I lean toward the second, just because it's faster and not so fiddly, but I can't deny how intuitive and internally consistent the first option is. It just makes sense. But at the end of the day, Leftovers is much less about sense and reality than about having fun, so the quicker, more-fun option should win out. If that means retroactively interpreting your 5 Wounds as having lost both your arms sometime during the fight, then go ahead and do that. The bigger point, I guess, is that you need to have taken at least 4 Wounds to justify something like that. Surely that much verisimilitude can live side-by-side with loosey-goosey fun.

Saturday, January 9, 2010

More on This Discovery Idea

So far we have two stats: Physical Potential and Mental Potential.

The dice mechanic is probably going to be something along the lines of 2dX + Function (+ Specialty) vs. a target number. As arguably uninteresting and commonplace (from QUERP to Doctor Who!) as that mechanic is, it's ideal for two reasons. One, it's simple and accessible, especially if we're talking d6s. The premise doesn't really call for complex dice mechanics; instead, something straightforward just feels right for a game about discovery. Two, it meshes seamlessly and intuitively with the potential pools: Spend n potential on a roll and get a function of +n. It makes a lot more immediate sense than, say, adding dice to a pool or fiddling with a roll-under number. Plus, it works well with some other stuff below.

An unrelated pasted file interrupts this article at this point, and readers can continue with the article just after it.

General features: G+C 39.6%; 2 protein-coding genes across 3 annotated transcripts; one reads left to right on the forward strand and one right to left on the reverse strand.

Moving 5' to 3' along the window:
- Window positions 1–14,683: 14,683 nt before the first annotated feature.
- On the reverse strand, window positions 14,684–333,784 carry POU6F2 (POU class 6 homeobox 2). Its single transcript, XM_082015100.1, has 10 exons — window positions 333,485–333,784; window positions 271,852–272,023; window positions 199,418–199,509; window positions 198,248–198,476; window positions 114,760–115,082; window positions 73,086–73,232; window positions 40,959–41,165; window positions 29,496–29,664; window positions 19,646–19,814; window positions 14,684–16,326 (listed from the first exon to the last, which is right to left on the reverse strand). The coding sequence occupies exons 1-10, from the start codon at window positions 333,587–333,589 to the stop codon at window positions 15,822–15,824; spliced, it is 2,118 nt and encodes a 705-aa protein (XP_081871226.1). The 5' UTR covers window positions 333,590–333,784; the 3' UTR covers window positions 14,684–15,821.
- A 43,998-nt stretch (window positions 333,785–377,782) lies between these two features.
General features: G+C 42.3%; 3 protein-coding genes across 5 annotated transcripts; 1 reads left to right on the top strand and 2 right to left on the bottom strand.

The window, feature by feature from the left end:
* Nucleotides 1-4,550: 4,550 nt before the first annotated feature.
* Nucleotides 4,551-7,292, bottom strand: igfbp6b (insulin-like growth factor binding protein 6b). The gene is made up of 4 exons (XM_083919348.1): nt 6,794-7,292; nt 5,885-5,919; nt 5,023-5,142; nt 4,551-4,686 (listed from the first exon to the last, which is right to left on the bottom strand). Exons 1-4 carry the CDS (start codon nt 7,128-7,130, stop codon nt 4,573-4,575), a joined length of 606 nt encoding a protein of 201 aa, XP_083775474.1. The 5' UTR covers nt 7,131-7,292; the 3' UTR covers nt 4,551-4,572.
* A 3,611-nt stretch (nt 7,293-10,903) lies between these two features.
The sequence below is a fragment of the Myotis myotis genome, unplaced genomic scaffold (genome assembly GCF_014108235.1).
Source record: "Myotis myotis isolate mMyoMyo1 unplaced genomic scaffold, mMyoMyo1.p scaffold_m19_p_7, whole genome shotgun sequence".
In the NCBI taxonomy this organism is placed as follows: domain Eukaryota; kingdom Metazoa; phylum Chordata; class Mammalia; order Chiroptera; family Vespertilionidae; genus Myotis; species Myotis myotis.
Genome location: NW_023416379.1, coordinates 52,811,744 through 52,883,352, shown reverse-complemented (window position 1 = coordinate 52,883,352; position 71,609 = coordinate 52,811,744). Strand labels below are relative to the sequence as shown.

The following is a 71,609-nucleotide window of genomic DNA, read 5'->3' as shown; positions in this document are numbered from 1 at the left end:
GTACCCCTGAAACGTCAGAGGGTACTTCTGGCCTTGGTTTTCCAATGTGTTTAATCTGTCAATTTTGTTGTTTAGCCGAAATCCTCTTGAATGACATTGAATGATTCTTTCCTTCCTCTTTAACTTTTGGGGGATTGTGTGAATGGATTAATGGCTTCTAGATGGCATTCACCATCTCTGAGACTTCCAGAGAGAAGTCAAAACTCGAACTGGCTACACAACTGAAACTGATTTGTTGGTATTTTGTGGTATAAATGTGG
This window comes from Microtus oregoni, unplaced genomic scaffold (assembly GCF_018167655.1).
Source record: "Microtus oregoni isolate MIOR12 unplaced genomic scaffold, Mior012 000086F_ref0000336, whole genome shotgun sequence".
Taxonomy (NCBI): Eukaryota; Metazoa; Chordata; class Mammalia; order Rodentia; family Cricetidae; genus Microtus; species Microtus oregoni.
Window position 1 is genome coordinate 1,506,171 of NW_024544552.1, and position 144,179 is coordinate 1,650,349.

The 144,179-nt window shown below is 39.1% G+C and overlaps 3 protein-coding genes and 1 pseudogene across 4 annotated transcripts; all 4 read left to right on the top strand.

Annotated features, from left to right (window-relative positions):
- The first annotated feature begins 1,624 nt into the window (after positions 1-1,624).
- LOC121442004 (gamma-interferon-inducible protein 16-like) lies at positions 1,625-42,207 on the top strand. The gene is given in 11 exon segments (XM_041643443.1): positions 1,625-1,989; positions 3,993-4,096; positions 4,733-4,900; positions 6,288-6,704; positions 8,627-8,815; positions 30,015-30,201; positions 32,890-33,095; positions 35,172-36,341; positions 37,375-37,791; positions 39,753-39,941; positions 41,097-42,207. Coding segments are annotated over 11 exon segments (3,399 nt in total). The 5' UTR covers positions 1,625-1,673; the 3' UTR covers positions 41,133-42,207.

Anyway, for the time being, let's make it 2d6. 4dF would work too, as would d6-d6, but I'd rather stick with all-positive results. Depending on how things shake out, 2d8 or even 2d10 might be better. We'll cross that bridge if we come to it.

So then -- the new stuff.

In addition to the potentials, we have two other resource pools: Duty and Discovery.

When you fail a roll and a die matches the current total of your relevant potential (Physical or Mental), you gain a point of Duty. Spend Duty to add 1d6 to a roll. Conceptually, a temporary setback merely girds your resolve to see your mission through. What are the ramifications of this mechanic?
  • If you let potential accumulate too high, you're not going to earn any Duty. You're encouraged to define functions and specialties on a regular basis.
  • It's possible to be rewarded for failing a roll, but it isn't an automatic thing.
  • You're encouraged to take a chance on a task that's likely to result in failure.
  • If you're out of potential but have a few points of Duty, it's possible to attempt tasks for which you don't have a relevant function and still have a decent chance of success. You're powering through on sheer willpower and determination.
When you succeed on a roll and a die matches the current total of your relevant potential, you gain a point of Discovery. Discovery isn't spent on die rolls. Instead, it's a meta-currency that players bid to help define the gameworld. Players can use it to declare, distort, or deny details. (See? Alliteration, cause unknown.) Each of these uses of Discovery requires a minimum bid. Unless you bid at least that much Discovery, you can't add or change a detail.
  • Declare: Add a detail to the world. Example: Goblins respect shows of strength.
    • Minimum Bid: 1 Discovery
  • Distort: Change a pre-existing detail. Example: Change "Goblins respect shows of strength" to "Goblins respect cunning above all else."
    • Minimum Bid: 2 Discovery
  • Deny: Eliminate a pre-existing detail. Example: Remove the "Goblins respect cunning above all else" detail from the game altogether.
    • Minimum Bid: 3 Discovery
When you want to declare a detail, bid at least 1 Discovery. Go clockwise around the table, and follow the usual bidding process used in auctions. Whoever has the winning bid gets to declare the detail. That player marks off that many Discovery points, writes the detail on an index card, and puts it in the middle of the table. That detail is now a part of the gameworld.